After years of struggle to establish myself professionally and start a family, I gravitated slowly but sure-footedly towards Philosophy again. Only an engineer (with a good foundation of basic physics) sees speculative thinking under a wholly different light, as his training has helped him develop a bullshit detector of the highest sensibility, so many of the currents I admired in my infancy and youth I now read as the utter nonsense I still consider them to be (this would made for a pretty interesting post by itself, let’s just point here that the I find aspiration of “social sciences” and the like to an epistemic status similar to that enjoyed by physics and chemistry amusing but scandalously misguided). Be it as it may, I started pursuing a doctorate in Philosophy, finally aligning my academic orientation with my original passion. And what I have found researching my dissertation is that there is indeed a very close relationship between the socioeconomic organization of society and the answers people tend to find acceptable to the eternal questions it is the task of Philosophy to unravel. Only it is not a one way influence, as Marx somewhat simplistically thought. The dominant reason of each era (of each time and social group) limits the problems that can be posited, and the shape that the solutions that are proposed to them can take. That framework in turn limits and shapes the solutions that are imagined, and the social forms (institutions, laws, hierarchies, morals) that can flourish. And those social forms in turn determine how the decisions about what to produce and how to distribute it  are reached and enforced. So it is the dominant reason of each era the main force behind the economic organization, and not the other way round. That economic organization in turn influences the ways in which the dominant reason evolves, specially in the struggle with neighboring social groups, as the group that can produce more material goods typically can put more boots on the ground (of the battlefield), equipped with better weaponry, so their own specific reason tends to propagate and be imitated, whilst that of the less successful groups is smothered and quickly forgotten (a primer on the idea of dominant reason and the five dimensions I have found that characterize it can be found in this post: The five dimensions of dominant reason (I)).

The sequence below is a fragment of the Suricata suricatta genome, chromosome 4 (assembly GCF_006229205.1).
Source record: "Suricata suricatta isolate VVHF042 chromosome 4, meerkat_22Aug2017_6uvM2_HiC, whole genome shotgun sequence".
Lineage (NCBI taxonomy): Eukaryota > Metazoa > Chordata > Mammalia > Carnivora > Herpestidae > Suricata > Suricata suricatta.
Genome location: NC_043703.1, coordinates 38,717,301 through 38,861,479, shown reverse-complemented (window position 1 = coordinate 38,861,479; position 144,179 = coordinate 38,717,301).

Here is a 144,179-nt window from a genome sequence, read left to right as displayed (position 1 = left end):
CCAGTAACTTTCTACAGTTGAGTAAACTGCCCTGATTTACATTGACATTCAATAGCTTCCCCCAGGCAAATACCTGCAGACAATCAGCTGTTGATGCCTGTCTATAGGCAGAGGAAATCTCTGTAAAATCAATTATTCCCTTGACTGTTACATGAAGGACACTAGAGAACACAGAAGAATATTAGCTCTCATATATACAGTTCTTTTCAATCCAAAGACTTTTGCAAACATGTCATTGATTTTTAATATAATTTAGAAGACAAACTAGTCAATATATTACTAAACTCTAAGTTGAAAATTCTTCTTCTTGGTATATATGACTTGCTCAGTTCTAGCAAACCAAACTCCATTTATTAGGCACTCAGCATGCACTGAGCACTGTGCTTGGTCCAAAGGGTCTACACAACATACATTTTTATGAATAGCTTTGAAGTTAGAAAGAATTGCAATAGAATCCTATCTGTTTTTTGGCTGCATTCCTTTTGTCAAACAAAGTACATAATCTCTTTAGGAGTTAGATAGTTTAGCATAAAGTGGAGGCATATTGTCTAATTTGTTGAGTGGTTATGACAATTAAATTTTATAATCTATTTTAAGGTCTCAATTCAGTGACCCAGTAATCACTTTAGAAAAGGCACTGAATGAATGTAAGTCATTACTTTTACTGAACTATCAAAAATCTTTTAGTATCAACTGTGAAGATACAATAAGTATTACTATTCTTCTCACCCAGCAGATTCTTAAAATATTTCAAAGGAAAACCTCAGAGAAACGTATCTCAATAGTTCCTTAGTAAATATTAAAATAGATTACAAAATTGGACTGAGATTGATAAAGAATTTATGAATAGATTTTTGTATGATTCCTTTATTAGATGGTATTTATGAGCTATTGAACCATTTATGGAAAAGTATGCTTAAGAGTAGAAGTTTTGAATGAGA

If I’m not entirely back where I started I am at least closer, as I have found a different link between my original interest (the ideas people have to explain the most basic questions: the true nature of reality, the possibility of an afterlife, the existence of free will and moral responsibility, the kind of life we can rationally pursue, the duties we have towards our neighbors, and towards the environment) and the peculiar level of description taken by the “dismal science” (which is not so dismal, as the sycophantic tone of much of what today passes for economic thinking attests, and most definitely is no science at all). I follow avidly economic news, and read even more avidly economic history, and am quick to express my opinion about economic developments because I see all of them as harbingers of how our own dominant reason is more likely to evolve. So I talk of Syriza, or Podemos, or Arrighi’s cycles of accumulation, or Brenner explanation of the origin of the last long economic slump, or the impact of our gonadal vote (towards demographic collapse) because of what they tell me about how people think, how reason itself is being configurated and distorted and prodded to evolve along certain predictable paths.

So you can confidently expect more of that kind of analysis in future posts, as right now it is just part of how I roll…